With a variety of national parks dotting the state, Wyoming is home to many beautiful waterfalls. Some are easy to access while others require a hike through scenic areas.
The Upper Falls of Yellowstone River in the national park is considered to be one of the most impressive waterfalls in the country. It plunges from a height of 109 feet onto the river.
Kepler Cascades, on the Firehole River in southwestern Yellowstone National Park, is an easy stop for visitors who want to view a spectacular series of cascades. It drops approximately 150 feet over multiple tiers.
The falls were named in 1881 for a 12-year-old boy, Kepler Hoyt, who toured the park with his father, Wyoming Territorial Governor John Wesley Hoyt.
The three tiers of cascades drop the water in a spectacular series that can be seen from a viewing platform at a roadside turnout. There is no hike required to get to this scenic spot, so it’s an ideal spot for a quick stop on your way to Old Faithful or the lodges.
Shell Falls is one of the most beautiful waterfalls in the entire Bighorn National Forest. It tumbles more than 120 feet over sheer walls of granite into a great pool, where even massive ponderosa pine are decimated by the force of the cascading water.
Named after the thousands of fossilized sea shells found in the canyon walls, the falls drop at a rate of 3,600 gallons per second. The waterfall is a popular spot for hikers and wildlife photographers.
Duck Creek Falls is one of the most stunning waterfalls in Wyoming. This fall is known for its rocky precipice and cascading water.
While the falls aren't as big as some of their more famous counterparts, they're still an impressive sight and a must-see for visitors.
Located in the Laramie Range and part of the Laramie Peak Wildlife Habitat Management Area, this waterfall has a 60-foot fall with a secondary falls to enhance its scenic beauty. It’s difficult to access and unmarked, so be prepared to plan ahead.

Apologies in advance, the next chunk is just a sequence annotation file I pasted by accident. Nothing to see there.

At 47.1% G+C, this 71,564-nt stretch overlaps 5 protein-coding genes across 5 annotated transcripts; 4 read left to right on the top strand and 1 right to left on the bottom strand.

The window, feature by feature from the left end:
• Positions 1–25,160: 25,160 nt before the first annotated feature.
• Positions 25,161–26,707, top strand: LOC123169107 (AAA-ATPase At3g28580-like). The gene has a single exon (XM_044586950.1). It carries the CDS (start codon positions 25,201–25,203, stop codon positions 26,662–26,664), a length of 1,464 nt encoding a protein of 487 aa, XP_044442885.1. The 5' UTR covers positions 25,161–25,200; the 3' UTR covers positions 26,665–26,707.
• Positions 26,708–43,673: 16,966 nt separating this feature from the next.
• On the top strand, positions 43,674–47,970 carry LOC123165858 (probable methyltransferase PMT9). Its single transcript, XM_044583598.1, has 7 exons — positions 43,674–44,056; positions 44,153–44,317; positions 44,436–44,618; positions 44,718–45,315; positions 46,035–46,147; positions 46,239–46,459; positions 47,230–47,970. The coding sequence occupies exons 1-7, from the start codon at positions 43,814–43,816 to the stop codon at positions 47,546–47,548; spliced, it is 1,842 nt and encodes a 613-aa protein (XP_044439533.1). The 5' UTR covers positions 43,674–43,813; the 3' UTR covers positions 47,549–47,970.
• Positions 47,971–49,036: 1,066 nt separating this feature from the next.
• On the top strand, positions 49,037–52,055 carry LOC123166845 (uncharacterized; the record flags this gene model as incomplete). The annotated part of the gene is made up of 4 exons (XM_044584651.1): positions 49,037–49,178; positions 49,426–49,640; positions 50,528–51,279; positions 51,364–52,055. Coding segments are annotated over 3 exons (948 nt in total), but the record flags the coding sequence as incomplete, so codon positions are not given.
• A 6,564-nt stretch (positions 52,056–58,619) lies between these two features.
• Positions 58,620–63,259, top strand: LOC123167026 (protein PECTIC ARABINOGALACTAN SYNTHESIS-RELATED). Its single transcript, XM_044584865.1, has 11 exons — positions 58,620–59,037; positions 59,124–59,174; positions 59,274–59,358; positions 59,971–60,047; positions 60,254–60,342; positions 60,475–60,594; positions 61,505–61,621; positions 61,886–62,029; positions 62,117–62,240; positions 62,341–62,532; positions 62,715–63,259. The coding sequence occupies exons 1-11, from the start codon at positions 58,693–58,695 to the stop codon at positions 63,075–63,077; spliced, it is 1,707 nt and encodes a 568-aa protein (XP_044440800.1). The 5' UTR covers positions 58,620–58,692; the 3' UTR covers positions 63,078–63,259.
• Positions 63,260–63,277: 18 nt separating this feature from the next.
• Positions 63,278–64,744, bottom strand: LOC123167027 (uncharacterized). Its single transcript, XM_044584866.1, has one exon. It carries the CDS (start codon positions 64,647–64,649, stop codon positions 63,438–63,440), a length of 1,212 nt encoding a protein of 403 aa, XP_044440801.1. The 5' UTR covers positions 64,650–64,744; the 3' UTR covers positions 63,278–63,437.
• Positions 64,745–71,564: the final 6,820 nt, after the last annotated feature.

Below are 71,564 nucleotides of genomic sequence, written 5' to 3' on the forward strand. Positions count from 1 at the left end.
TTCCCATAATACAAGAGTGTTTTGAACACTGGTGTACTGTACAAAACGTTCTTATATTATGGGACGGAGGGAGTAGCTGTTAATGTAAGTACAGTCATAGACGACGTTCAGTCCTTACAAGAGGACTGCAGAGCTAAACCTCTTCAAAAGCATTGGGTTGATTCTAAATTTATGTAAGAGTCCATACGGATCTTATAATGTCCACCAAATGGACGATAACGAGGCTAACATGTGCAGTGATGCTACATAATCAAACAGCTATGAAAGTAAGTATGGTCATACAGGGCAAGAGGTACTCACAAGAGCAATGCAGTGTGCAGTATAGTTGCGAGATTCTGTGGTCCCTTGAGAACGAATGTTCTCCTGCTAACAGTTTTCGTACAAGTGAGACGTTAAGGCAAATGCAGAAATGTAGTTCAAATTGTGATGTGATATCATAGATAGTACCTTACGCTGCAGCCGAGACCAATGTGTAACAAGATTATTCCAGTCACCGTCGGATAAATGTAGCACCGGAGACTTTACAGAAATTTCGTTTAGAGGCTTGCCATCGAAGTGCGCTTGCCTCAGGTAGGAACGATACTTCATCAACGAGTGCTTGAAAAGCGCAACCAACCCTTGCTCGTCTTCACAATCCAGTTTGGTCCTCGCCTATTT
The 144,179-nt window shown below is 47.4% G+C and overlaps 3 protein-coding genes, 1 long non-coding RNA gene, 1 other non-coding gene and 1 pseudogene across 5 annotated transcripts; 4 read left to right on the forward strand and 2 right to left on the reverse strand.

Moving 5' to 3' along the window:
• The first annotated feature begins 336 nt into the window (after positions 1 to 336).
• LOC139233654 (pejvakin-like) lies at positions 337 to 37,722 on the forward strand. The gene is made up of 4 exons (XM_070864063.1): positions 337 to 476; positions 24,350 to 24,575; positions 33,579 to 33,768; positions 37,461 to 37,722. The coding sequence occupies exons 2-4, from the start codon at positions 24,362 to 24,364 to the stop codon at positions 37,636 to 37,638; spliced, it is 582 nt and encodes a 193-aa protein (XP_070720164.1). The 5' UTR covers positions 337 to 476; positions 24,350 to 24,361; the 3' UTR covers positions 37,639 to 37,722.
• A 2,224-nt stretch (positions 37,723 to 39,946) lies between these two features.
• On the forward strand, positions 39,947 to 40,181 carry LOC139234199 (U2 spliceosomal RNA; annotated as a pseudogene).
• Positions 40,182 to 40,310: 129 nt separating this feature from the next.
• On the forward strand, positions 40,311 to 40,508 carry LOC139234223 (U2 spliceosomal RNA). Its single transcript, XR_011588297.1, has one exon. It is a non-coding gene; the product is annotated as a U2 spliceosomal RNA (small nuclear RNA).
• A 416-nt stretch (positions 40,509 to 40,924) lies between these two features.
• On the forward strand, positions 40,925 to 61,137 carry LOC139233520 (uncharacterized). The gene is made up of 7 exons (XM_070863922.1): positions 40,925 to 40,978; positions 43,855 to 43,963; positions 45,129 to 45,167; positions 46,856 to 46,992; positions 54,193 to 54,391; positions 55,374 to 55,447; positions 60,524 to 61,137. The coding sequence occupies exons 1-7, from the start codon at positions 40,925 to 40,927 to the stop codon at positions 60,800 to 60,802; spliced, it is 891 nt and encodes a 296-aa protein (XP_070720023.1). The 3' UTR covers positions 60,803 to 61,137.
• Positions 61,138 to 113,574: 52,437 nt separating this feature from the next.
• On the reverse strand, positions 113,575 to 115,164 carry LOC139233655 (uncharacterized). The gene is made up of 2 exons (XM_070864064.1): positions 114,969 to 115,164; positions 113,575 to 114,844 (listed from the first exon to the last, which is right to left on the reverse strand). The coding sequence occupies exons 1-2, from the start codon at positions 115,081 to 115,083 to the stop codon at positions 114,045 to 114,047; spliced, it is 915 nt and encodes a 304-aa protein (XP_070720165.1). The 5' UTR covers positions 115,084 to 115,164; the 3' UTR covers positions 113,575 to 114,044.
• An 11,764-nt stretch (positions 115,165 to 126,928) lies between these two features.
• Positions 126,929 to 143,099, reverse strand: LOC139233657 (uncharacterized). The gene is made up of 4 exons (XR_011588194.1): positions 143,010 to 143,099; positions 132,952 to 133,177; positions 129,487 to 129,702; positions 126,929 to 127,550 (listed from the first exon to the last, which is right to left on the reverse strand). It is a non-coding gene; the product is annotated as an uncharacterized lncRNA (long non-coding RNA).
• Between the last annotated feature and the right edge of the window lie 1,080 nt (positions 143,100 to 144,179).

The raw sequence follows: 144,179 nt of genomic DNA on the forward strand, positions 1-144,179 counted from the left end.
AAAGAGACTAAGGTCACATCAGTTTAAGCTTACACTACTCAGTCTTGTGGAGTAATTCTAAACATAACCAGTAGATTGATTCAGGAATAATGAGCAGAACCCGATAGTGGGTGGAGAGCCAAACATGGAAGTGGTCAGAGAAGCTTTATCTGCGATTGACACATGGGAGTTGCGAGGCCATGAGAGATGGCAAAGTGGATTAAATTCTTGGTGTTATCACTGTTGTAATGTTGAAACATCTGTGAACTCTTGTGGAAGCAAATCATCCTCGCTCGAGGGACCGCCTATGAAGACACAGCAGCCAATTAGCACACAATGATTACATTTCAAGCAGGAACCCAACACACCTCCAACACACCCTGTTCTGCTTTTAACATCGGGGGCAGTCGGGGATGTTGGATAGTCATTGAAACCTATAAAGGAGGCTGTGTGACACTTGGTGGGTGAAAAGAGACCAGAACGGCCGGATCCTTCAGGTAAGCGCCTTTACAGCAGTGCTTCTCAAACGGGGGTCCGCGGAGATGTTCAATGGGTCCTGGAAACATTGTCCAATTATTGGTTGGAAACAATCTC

One of the most underrated waterfalls in Yellowstone National Park, Upper Falls is a majestic plunge. Located just upstream from Middle Falls, it’s an impressive sight that should be added to your list of waterfalls to see in Wyoming.
A paved road leads to a fenced-in overlook that provides dramatic views of the plunges over Upper Falls. You can also hike a spur off the North Rim Trail to Brink of Upper Falls for another view of this majestic tumbler.
The 308-foot Lower Falls in Yellowstone National Park is one of the most powerful waterfalls in the world. Depending on the season, between 5,000 and 60,000 gallons of water rush over it each second.
The rocky canyon walls surrounding the Falls were formed by hydrothermal activity. These eruptions altered the rhyolite and sediments that make up the rocks of the canyon.
The resulting multi-hued rock creates spectacular views. Grafton Tyler Brown’s 1890 painting of the Lower Falls emphasizes this dramatic effect through a careful play of dark and light.
This massive cascade in Grand Teton National Park is one of the most popular waterfalls in the state. It can be accessed by foot or by taking a boat ride across Jenny Lake.
The hike to Hidden Falls is an easy and family-friendly way to see the beautiful falls. It starts from the Jenny Lake Trailhead, west of Teton Park Road at South Jenny Lake Junction.
The trail climbs gradually and steadily as you make your way to the falls. There are multiple wooden bridges along the trail that provide scenic overlooks of the river below, making for ideal photo opportunities.